HomeGroupsTalkZeitgeist
This site uses cookies to deliver our services, improve performance, for analytics, and (if not signed in) for advertising. By using LibraryThing you acknowledge that you have read and understand our Terms of Service and Privacy Policy. Your use of the site and services is subject to these policies and terms.
Hide this

Results from Google Books

Click on a thumbnail to go to Google Books.

Of Things Gone Astray by Janina Matthewson
Loading...

Of Things Gone Astray (edition 2015)

by Janina Matthewson

MembersReviewsPopularityAverage ratingMentions
11225154,228 (3.54)10
Member:othersam
Title:Of Things Gone Astray
Authors:Janina Matthewson
Info:The Friday Project (2015), Paperback, 288 pages
Collections:Your library
Rating:
Tags:None

Work details

Of Things Gone Astray by Janina Matthewson

None.

Loading...

Sign up for LibraryThing to find out whether you'll like this book.

No current Talk conversations about this book.

» See also 10 mentions

Showing 1-5 of 25 (next | show all)
I really enjoyed this book. I've read a lot of eARCs this season,and most I was content to just read once and move on, but I may have to eventually acquire a paper copy of this one.

In this story, things start going missing- the front wall of a house, a man's job, a young woman's sense of direction, a pianist's piano's keys, etc.- and with no explanations in sight everyone has to just get on with life as best they can. In the process maybe they find that they are regaining things they hadn't even known they'd lost.

IF you like Borges, Saramago, or Bradbury, you'll probably enjoy this book.

(I received this book from NetGalley in exchange for an honest review.)

Reread notes: I got my local library to buy this book, so I of course had to reread it. Still a fantastic book. ( )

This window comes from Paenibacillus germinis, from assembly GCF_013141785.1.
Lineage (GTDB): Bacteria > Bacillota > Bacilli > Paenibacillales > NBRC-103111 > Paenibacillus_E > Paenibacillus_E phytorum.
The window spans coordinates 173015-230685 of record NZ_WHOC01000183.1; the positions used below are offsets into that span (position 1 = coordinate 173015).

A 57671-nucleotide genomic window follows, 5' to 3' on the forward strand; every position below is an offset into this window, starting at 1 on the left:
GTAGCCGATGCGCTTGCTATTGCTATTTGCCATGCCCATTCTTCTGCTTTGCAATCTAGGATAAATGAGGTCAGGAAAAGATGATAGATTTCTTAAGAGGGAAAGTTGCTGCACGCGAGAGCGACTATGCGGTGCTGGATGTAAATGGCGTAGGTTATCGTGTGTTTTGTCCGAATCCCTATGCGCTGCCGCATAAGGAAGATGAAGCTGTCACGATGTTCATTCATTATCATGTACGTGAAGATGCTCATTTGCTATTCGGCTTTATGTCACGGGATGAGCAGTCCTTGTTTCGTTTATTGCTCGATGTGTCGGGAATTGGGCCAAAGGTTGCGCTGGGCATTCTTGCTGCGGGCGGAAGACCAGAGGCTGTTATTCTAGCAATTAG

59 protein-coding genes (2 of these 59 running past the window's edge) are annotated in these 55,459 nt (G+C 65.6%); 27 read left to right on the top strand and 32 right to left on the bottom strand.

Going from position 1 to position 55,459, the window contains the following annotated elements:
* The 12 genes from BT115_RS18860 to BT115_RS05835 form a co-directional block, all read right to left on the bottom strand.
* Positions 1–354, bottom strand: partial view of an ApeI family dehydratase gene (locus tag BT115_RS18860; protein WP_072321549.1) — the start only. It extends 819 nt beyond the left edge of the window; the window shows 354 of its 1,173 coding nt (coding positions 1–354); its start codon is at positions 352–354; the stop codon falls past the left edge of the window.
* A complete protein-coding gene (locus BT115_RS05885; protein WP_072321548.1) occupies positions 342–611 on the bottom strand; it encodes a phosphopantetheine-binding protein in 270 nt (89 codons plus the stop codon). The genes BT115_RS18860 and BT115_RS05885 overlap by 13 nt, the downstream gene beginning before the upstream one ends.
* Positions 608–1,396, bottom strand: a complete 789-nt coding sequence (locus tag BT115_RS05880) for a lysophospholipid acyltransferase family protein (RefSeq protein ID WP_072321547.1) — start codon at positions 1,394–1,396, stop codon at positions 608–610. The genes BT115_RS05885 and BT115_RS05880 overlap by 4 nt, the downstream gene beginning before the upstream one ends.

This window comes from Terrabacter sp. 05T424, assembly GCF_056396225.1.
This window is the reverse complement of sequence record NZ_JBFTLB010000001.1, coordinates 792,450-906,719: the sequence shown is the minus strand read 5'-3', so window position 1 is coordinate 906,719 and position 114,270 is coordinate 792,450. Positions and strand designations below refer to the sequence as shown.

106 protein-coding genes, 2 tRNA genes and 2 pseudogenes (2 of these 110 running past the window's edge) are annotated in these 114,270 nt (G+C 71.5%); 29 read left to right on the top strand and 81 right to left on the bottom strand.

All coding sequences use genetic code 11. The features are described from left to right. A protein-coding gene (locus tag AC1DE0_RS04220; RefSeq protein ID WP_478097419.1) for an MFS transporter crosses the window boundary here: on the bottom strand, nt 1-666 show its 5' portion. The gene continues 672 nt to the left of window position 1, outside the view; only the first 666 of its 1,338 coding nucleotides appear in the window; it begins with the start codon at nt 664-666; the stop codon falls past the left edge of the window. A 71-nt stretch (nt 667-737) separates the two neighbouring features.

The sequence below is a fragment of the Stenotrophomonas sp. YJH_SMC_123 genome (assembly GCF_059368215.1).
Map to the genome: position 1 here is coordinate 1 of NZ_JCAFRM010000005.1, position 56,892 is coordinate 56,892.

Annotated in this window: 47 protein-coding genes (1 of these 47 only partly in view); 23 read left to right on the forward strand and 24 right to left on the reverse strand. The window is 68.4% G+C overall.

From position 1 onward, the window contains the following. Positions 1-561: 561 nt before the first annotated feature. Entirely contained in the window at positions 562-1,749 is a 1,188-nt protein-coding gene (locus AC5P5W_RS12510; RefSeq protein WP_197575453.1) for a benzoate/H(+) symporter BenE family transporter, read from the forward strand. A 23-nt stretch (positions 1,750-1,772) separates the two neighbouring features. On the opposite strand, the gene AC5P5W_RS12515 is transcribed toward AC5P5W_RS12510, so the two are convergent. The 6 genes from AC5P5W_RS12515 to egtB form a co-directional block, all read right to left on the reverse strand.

JBarringer | Dec 30, 2017 |
This review was written for LibraryThing Early Reviewers.
“On a seemingly normal morning in London, a group of people wake to find something important to them missing, something dear but peculiar: the front of their house, their piano keys, their sense of direction, their place of work.”

Can you imagine? You get up, shower, dress, have some coffee and head to the office. When you get there, the building is gone. Not demolished, not boarded up with a For Sale sign, just vanished, as if it was never there. What would you do? I would assume that I had gone insane. Who would you ask? You couldn’t very well start stopping people and saying, “Are you from the neighborhood? Didn’t there used to be a building there?” Would you call your colleagues? Sure, but – and I would be worried about this – what if they don’t answer? What if the phone number that has always worked for the office goes to some other company? Possibly even worse: what if they DO answer? What if they say they are in the building that isn’t there? What if they don’t know who you are?

Janina Matthewson doesn’t answer all of these questions in Of Things Gone Astray; she seems more concerned with the impact it has on Robert when his business – his job and office and colleagues – are all suddenly gone. The characters in this book have all lost something very important to them, and it impacts them in unexpected ways.